How a polluted environment can lead to illness
A study published Monday in the journal Pediatrics revealed alarming findings: A link between children diagnosed with Attention Deficit/Hyperactivity Disorder (ADHD) and traces of the breakdown of organophosphate pesticides in their urine. Specifically, the higher the concentration of metabolized pesticides like dimethyl alkylphosphate the researchers found in a participant’s urine, the more likely he or she met the criteria for an ADHD diagnosis. According to a post from Discover website’s 80beats blog:
[T]here are about 40 organophosphate pesticides in use in the United States, the most famous of which is malathion. It was heavily sprayed in California in the early 1980s to try to kill the Mediterranean fruit fly and also about a decade ago to try to stop the spread of West Nile virus.
Chemical applications in agriculture are considered commonplace, and as a result, humans and wildlife can be exposed to toxins through food and water contamination. A study in the March issue of Toxicology and Industrial Health, for example, linked herbicides and Parkinson’s disease. However, this is just one example of ways in which pollutants can impact human lives: Think of standing behind a truck’s exhaust pipe or the ominous Gulf oil slick that is currently creeping toward Florida.
Studies have shown that pollutants can have both direct and indirect effects on human and wildlife health as a result of changes in an ecosystem. Consumption of pesticide- and herbicide-tainted foods and carbon monoxide inhalation from car exhaust are examples of firsthand exposure; so is drinking water contaminated by rocket fuel in California or by mountaintop mining runoff in West Virginia.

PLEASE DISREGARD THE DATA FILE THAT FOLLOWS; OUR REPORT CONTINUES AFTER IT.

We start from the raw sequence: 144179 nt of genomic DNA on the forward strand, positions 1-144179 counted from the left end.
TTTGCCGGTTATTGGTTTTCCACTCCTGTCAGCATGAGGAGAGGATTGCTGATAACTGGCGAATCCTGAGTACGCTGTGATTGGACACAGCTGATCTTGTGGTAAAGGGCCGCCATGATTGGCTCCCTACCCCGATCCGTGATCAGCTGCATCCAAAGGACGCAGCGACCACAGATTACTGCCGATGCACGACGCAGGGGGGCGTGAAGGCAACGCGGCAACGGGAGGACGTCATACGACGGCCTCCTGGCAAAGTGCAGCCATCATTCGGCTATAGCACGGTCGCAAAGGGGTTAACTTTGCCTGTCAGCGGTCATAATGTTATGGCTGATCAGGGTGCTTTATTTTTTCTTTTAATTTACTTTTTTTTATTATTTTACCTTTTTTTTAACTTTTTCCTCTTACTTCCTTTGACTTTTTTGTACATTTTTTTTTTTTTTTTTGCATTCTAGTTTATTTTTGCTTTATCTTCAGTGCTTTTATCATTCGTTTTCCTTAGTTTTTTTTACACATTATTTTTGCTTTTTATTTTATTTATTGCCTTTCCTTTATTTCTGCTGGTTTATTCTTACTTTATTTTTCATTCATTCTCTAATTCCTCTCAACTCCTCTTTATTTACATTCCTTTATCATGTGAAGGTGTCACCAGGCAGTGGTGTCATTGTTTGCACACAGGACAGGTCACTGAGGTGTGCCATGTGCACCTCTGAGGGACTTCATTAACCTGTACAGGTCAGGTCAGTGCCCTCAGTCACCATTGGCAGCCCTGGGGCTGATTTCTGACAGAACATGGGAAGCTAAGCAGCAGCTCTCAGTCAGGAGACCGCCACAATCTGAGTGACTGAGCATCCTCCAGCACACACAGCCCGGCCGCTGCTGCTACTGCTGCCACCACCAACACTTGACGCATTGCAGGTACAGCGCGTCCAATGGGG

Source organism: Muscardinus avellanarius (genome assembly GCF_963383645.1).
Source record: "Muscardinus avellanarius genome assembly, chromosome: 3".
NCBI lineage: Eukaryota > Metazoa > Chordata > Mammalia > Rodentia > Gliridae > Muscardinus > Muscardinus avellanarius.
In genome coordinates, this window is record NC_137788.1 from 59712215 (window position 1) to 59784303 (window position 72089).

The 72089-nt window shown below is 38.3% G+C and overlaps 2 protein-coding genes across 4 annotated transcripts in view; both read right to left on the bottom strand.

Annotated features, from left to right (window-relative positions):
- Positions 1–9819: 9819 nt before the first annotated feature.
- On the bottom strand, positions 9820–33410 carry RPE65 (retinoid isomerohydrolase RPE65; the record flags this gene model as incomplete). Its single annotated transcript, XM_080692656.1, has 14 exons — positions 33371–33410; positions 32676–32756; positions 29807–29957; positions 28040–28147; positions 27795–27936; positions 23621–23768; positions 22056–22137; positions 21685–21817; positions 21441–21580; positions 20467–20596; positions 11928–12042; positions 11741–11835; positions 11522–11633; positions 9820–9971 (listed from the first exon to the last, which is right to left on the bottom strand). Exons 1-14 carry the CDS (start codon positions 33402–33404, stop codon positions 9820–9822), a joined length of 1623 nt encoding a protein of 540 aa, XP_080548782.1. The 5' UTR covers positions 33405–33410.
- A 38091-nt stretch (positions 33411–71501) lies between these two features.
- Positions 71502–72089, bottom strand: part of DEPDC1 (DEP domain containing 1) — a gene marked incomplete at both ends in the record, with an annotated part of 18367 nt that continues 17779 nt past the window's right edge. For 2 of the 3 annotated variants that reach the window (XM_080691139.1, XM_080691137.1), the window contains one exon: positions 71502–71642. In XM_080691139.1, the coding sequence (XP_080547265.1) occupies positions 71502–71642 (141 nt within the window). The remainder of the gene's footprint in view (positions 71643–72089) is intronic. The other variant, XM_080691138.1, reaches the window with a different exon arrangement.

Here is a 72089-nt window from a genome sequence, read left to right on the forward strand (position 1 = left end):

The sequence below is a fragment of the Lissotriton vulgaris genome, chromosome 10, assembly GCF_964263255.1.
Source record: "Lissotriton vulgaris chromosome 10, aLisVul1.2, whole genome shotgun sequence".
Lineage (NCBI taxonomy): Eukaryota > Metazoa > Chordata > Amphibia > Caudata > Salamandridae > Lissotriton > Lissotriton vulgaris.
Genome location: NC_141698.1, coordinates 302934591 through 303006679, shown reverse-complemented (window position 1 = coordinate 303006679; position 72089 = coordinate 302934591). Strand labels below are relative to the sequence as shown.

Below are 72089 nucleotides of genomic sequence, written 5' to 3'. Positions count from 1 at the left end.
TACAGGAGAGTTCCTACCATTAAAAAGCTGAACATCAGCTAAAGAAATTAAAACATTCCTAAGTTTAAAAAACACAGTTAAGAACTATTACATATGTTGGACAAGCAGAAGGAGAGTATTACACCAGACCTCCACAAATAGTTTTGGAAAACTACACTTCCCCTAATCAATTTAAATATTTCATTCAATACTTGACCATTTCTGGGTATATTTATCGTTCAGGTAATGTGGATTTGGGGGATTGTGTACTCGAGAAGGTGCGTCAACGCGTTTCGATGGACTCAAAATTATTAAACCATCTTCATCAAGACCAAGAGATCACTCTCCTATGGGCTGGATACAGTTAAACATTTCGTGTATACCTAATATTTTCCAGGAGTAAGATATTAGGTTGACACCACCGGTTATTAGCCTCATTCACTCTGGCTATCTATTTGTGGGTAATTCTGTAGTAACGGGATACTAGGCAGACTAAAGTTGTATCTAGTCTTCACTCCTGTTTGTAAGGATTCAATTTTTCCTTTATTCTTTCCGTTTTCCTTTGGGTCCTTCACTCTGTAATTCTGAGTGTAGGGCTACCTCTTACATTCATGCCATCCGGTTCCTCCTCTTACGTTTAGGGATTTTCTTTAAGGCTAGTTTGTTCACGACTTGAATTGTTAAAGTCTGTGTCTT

Mountaintop mining, in particular, has shown to have a continuous effect on the health of West Virginia, Kentucky and Virginia residents. A study published in the January 8 edition of Science, for instance, revealed the many ways in which this mining practice—blasting off the top of a mountain to expose coal seams and depositing the debris in nearby valleys and streams (so-called “valley fills”)—can be directly detrimental to the local environment and to the health of West Virginia residents and wildlife:
Water emerges from the base of valley fills containing a variety of solutes toxic or damaging to biota. Declines in stream biodiversity have been linked to the level of mining disturbances in WV watersheds. Below valley fills in the central Appalachians, streams are characterized by increases in pH, electrical conductivity and total dissolved solids due to elevated concentrations of sulfate, calcium, magnesium and bicarbonate ions.
Changes in stream ecosystems caused deformities in larval fish, increased selenium exposure—thus contributing to reproductive failure—in adult fish and exposed birds to toxic selenium levels as they ate contaminated fish, said the study’s author Margaret Palmer from the University of Maryland and colleagues. Mine runoff also contributed to eutrophication and the microbial production of hydrogen sulfide, a toxin in aquatic ecosystems. Elevated selenium levels in streambed algae—which can have bioconcentrations as high as 800 to 2000 times more than water concentrations—also increased the chances of poisoning fish and other wildlife, they said.
As for the effect on West Virginians, the researchers found that direct exposure to toxins in streams or through ingesting polluted well water or selenium-contaminated fish can lead to illness. Dust particles and airborne toxins from the mine sites also were linked to pulmonary and other diseases. The authors wrote: